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On the crisis of police killings in Montreal

Remembering Jean-François Nadreau

by Stefan Christoff

Drawing of Jean-François Nadreau
Drawing of Jean-François Nadreau
On a sunny winter afternoon in Montréal's east-end, people gathered for an emotional vigil to commemorate the life of Jean-François Nadreau, killed in February 2012 by police bullets. Beyond mourning and remembrance, the action gave voice to the ongoing call for justice by Nadreau’s friends and family.
 
Jean-François was killed at home by the SPVM, after his girlfriend Josiane Millette made a 911 emergency call, in response to a deepening crisis of personal depression. Five armed police arrived at the apartment and Jean-François’s crisis was quickly compounded into a state of panic. Failing to recognizing the mental health context at hand, the police escalated the situation, in response Jean-François picked-up a machete and began yelling, the police opened fire, Jean-François was shot in the chest and died.
 
At the commemorative rally, Alexandre Popovic from la Coalition contre la répression et les abus policiers, spoke clearly on the urgent need for an extensive crisis intervention team in Montréal, equipped with people who have the capacity and training to deal with such situations. Far from escalating a personal crisis into a deadly tragedy, Popovic suggested that crisis intervention teams, in contrast to trigger-happy police units, could help to find humane resolutions as opposed to amplifying violence. 
 
In a context of austerity, in Québec under the Parti Québécois, and in Canada under the Conservatives, a socially toxic mix of poverty, homelessness and mental health issues will only increase. As politicians of all stripes move to cut back on public institutions, from mental health facilities, to financing for social housing, or funding for anti-poverty community groups, the collective strain of unfettered capitalism, with less and less of a social cushion, can only lead to an increase in deadly police incidents, like the case of Jean-François Nadreau. 
 
In Montréal today there is a wave of civilians deaths at the hands of police.
 
Only a few months ago, Montréal police killed an unarmed Donald Ménard in the hallway of a rooming house in Centre-Sud with a taser gun, during a visit sparked by a drug overdose in the same building. In recent weeks, Alain Magloire, another person close to the streets, was brutally killed by Montréal police. In both of these recent cases, mental health issues were involved, situations that clearly could have been resolved without deadly shots.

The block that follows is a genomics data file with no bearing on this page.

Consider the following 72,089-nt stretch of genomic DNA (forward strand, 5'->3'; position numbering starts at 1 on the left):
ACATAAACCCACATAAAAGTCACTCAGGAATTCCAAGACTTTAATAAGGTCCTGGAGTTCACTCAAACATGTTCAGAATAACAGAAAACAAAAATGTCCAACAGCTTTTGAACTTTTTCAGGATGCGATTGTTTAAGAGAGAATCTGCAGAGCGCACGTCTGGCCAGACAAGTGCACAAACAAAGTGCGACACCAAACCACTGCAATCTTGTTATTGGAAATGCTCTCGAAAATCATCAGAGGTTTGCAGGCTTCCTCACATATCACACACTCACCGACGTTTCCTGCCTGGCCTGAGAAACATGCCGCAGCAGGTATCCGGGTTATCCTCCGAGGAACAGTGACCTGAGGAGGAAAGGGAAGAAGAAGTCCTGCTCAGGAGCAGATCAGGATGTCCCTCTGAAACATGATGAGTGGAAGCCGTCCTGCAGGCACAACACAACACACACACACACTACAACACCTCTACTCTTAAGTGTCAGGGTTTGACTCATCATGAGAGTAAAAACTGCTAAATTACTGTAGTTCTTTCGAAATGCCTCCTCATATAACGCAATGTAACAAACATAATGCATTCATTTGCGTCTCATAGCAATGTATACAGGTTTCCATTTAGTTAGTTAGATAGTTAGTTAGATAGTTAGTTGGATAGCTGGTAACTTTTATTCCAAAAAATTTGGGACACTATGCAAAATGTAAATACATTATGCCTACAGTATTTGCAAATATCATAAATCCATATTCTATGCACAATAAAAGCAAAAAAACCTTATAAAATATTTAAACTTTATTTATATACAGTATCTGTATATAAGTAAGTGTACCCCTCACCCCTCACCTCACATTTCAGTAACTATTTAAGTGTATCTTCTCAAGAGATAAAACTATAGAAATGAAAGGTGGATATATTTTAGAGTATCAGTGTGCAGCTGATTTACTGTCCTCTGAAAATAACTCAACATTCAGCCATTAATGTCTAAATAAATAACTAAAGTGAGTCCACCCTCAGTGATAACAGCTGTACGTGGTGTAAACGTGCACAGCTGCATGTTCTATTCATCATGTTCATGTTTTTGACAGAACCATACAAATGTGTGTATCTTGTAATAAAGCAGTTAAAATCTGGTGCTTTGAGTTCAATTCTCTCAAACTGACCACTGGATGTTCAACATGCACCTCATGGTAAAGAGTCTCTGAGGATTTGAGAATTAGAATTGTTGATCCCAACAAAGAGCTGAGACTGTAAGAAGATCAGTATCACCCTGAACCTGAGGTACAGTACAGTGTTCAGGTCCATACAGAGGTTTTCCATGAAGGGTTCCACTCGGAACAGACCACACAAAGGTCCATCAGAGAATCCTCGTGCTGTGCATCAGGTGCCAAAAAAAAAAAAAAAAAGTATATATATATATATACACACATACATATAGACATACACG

Activists who consistently hold grassroots protests and commemorations, often in collaboration with the shooting victims families, face an uphill battle against police killings. As more and more people die at the hands of Montréal police, the lack of true accountability compounds, while real contributions toward finding peaceful solutions, like creating serious crisis intervention units, are often blown to the side in the name of a punitive policing approach and neo-liberal austerity cuts to public spending.  
 
This series of police shootings demands a serious social debate and also collective action. Calls to disarm the police are entirely fair and accurate in this violent context, as more and more people are dying at the hands of the Montréal police. 
 
In Québec, a legal context where one police force, shortly after a shooting happens, is mandated to investigate the police force / officers in question, basically prohibits any real possibilities for justice. Calls to create an independent body to investigate police killings have grown over the years, but there’s little action from the PQ, despite some political rhetoric supporting the idea around the last election.
 
At question in almost all police killings, is the consistent lack of justice for the families and friends of victims at an institutional level, while mainstream media reports fail to highlight the social and political context of intersecting oppressions that create the framework for these killings. 
 
Facing police guns today are the disenfranchised, from people who face parallel challenges of poverty and mental health struggles, or young immigrants, racialized in this society, facing racial profiling by the police. Such as, Mohamed Anas Bennis a young Moroccan immigrant killed in 2005 by police bullets in Côte-des-Neiges, or Fredy Villanueva killed by the SPVM in a Montréal North park while playing a game of dice with friends in 2007. Villanueva’s killing sparked a series of grassroots neighbourhood protests and actions of revolt, in an area of the city facing poverty, along with consistent racial profiling and targeted harassment by police forces.
 
In reality there is a crisis facing Montréal, more and more people are dying under police bullets and their is still not a serious discussion about prevention, or accountability, happening within the political halls of power, or within the mainstream media. In response to this scream of official silence and consistent lack of justice, all people concerned and outraged by police shootings should join the upcoming annual protest against police brutality taking place on March 15, 2014.

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Topics: Solidarity

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Stefan Christoff (Stefan Christoff)
Montreal, Quebec
Member since Avril 2010

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Stefan Christoff is a Montreal-based journalist, community organizer and musician.

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